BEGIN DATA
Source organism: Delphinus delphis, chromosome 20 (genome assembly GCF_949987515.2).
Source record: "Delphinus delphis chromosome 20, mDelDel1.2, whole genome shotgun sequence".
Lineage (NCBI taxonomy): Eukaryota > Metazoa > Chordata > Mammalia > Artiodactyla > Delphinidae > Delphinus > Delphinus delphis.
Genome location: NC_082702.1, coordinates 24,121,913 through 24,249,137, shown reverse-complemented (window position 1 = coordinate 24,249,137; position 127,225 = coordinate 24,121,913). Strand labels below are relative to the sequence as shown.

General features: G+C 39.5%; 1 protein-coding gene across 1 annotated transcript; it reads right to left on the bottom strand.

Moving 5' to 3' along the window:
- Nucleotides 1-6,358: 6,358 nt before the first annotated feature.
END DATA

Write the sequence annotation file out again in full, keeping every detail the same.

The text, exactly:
Source organism: Delphinus delphis, chromosome 20 (genome assembly GCF_949987515.2).
Source record: "Delphinus delphis chromosome 20, mDelDel1.2, whole genome shotgun sequence".
Lineage (NCBI taxonomy): Eukaryota > Metazoa > Chordata > Mammalia > Artiodactyla > Delphinidae > Delphinus > Delphinus delphis.
Genome location: NC_082702.1, coordinates 24,121,913 through 24,249,137, shown reverse-complemented (window position 1 = coordinate 24,249,137; position 127,225 = coordinate 24,121,913). Strand labels below are relative to the sequence as shown.

General features: G+C 39.5%; 1 protein-coding gene across 1 annotated transcript; it reads right to left on the bottom strand.

Moving 5' to 3' along the window:
- Nucleotides 1-6,358: 6,358 nt before the first annotated feature.